Economic Commentary
Daniel Laufenberg, Ph.D.

Numerous economic data series are released between the publication dates of the Laufenberg Economic Quarterly (LEQ). These commentaries are designed to provide insight on the more recent data and their implications for the economic outlook.


A not so pleasant surprise!
(September 2, 2011)

The latest in the recent series of surprisingly weak economic data was the August employment report released this morning. The only good news in this report was that the unemployment rate remained at 9.1%. Every other aspect of the report, including no change in the level of payroll jobs, a shorter workweek, and a decline in average hourly earnings from a month earlier, was disappointing. In other words, there was very little in the headline statistics of this report to cheer about, even for a perennial optimist.

As a result, it now appears very unlikely that the U.S. economy will deliver a growth rate above 3.0% in the third quarter, as shown in my August forecast. In fact, many of the economists that were interviewed on the financial news channels following today’s data release suggested that real gross domestic product (GDP) would grow only about 1.0% in the current quarter, very similar to the revised pace in the previous quarter. Although I agree that the August jobs report was weak, it alone is not enough to cause me to completely abandon my forecast that real GDP growth will accelerate in the third quarter from its anemic pace in the first half of the year, but it does force me to reduce my enthusiasm.

Note that private sector jobs still registered a gain of 17 thousand in August (despite the Verizon strike detracting 45 thousand such jobs), following a gain of 156 thousand in July. Indeed, so far this year, private sector payroll jobs are up 1.16 million, whereas total nonfarm payroll jobs are up only 872 thousand. Clearly, governments, especially state and local governments, have been shedding jobs in an effort to balance their budgets.

The implications for real GDP growth in the third quarter is quite interesting. First, recall that real GDP grew a scant 0.7% at an annual rate in the first half of 2011 (0.4% in the first quarter and 1.0% in the second quarter). According to the latest estimate, real growth would have been twice as fast in the first half if it had not been for the drag on spending from the government sector (1.6% in the first quarter and 1.2% in the second quarter). Based on government employment through the first two months of the third quarter, it looks as if government spending will be a drag on real growth again albeit to a lesser degree than in the first half. Look for government spending to detract 0.1 percentage point from real GDP this quarter.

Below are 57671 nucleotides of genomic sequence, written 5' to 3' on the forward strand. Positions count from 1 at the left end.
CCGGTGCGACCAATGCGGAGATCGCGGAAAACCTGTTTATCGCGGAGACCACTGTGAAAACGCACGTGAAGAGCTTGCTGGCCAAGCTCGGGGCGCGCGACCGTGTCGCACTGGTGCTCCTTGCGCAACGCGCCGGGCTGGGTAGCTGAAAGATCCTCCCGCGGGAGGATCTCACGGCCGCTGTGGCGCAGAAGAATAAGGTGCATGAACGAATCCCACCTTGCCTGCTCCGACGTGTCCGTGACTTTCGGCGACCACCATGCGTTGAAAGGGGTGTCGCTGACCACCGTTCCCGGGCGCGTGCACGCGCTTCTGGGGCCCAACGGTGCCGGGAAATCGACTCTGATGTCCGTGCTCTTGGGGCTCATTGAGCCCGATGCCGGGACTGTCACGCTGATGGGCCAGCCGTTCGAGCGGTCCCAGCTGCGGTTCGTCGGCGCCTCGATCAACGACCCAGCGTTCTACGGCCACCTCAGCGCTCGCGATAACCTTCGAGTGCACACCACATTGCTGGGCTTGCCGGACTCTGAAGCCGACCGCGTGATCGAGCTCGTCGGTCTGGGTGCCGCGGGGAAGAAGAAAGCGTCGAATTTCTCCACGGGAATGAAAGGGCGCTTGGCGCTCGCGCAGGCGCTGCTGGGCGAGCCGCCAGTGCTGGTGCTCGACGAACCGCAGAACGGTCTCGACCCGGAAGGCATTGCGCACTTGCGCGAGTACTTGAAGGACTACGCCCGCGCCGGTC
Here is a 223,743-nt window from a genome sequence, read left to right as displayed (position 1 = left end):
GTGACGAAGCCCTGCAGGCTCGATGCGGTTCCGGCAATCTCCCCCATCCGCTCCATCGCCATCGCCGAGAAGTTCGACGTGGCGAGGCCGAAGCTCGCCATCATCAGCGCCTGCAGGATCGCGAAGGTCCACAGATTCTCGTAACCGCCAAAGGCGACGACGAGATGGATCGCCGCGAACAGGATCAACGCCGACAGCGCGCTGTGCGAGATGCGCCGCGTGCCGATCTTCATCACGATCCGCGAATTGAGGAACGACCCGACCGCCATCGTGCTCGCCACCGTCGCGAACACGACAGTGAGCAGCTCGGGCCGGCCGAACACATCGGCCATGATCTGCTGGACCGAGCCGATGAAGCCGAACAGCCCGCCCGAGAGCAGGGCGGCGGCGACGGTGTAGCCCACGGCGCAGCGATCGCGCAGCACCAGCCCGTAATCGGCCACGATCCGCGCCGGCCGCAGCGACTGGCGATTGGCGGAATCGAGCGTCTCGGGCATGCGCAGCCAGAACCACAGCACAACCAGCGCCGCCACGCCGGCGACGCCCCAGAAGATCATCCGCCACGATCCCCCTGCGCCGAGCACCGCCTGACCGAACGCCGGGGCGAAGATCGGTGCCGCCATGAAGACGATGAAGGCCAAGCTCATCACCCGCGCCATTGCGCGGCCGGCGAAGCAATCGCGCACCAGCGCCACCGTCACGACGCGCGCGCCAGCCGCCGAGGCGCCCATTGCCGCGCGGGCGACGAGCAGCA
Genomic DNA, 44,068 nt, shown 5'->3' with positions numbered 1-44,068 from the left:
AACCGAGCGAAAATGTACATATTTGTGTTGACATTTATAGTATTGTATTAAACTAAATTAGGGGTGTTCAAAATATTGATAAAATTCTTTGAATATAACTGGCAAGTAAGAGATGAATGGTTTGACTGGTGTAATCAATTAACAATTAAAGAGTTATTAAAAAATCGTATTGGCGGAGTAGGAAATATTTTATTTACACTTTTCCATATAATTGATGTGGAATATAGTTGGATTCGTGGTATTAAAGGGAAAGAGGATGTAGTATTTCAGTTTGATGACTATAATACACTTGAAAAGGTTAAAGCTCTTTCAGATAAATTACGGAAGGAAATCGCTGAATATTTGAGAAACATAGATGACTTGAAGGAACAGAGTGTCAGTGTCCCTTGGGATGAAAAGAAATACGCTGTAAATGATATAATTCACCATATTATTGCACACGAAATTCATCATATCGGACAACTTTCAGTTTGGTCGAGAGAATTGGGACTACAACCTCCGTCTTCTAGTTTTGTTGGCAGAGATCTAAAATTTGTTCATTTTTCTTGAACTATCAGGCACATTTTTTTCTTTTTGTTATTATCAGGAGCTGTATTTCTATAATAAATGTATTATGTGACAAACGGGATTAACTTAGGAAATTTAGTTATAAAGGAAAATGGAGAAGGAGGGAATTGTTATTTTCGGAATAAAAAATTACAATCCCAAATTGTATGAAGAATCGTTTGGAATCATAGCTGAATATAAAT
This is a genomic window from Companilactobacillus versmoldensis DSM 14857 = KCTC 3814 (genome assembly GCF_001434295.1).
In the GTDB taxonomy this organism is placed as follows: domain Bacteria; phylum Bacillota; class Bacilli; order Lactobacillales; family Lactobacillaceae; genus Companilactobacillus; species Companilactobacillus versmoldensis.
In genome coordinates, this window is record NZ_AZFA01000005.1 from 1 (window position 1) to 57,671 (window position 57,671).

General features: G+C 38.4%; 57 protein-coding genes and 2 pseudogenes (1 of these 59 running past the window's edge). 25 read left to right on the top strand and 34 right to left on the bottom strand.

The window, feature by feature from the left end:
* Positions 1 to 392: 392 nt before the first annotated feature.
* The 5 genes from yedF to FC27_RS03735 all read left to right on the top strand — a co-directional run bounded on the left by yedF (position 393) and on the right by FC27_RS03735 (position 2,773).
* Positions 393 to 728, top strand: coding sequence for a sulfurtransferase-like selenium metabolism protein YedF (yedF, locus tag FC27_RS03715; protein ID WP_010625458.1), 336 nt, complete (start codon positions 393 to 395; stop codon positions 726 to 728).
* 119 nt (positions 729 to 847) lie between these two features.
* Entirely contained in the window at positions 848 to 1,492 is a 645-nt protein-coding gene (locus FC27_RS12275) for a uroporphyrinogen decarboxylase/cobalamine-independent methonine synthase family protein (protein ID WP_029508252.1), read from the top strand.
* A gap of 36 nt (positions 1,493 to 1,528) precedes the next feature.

Second, consumer spending also looks to be at risk in August and September based on the employment report. Recall that spending in July increased sharply, causing some economists to revise their real GDP forecasts for the third quarter upward. However, the boost to spending in July may have been a one-off event, since all of the gain came from spending on durable goods and services. The jump in durable goods reflected motor vehicle sales in July. In August, vehicle sales were flat at best, suggesting that durable goods spending did not contribute much if anything to consumer spending last month. The surge in service spending primarily was due to unusually hot weather, resulting in a spike in spending on utilities by consumers last month. In other words, flat light vehicle sales and the return to more seasonable weather likely took the steam out of consumer spending in August. The conclusion is that there was nothing in the employment report that would suggest that real personal income less transfer payments increased enough to encourage consumers to boost their spending on nondurable goods in a meaningful way other than spending on back to school items. Even in this case, spending may have been delayed on the east coast because of Hurricane Irene and the earthquake in Virginia.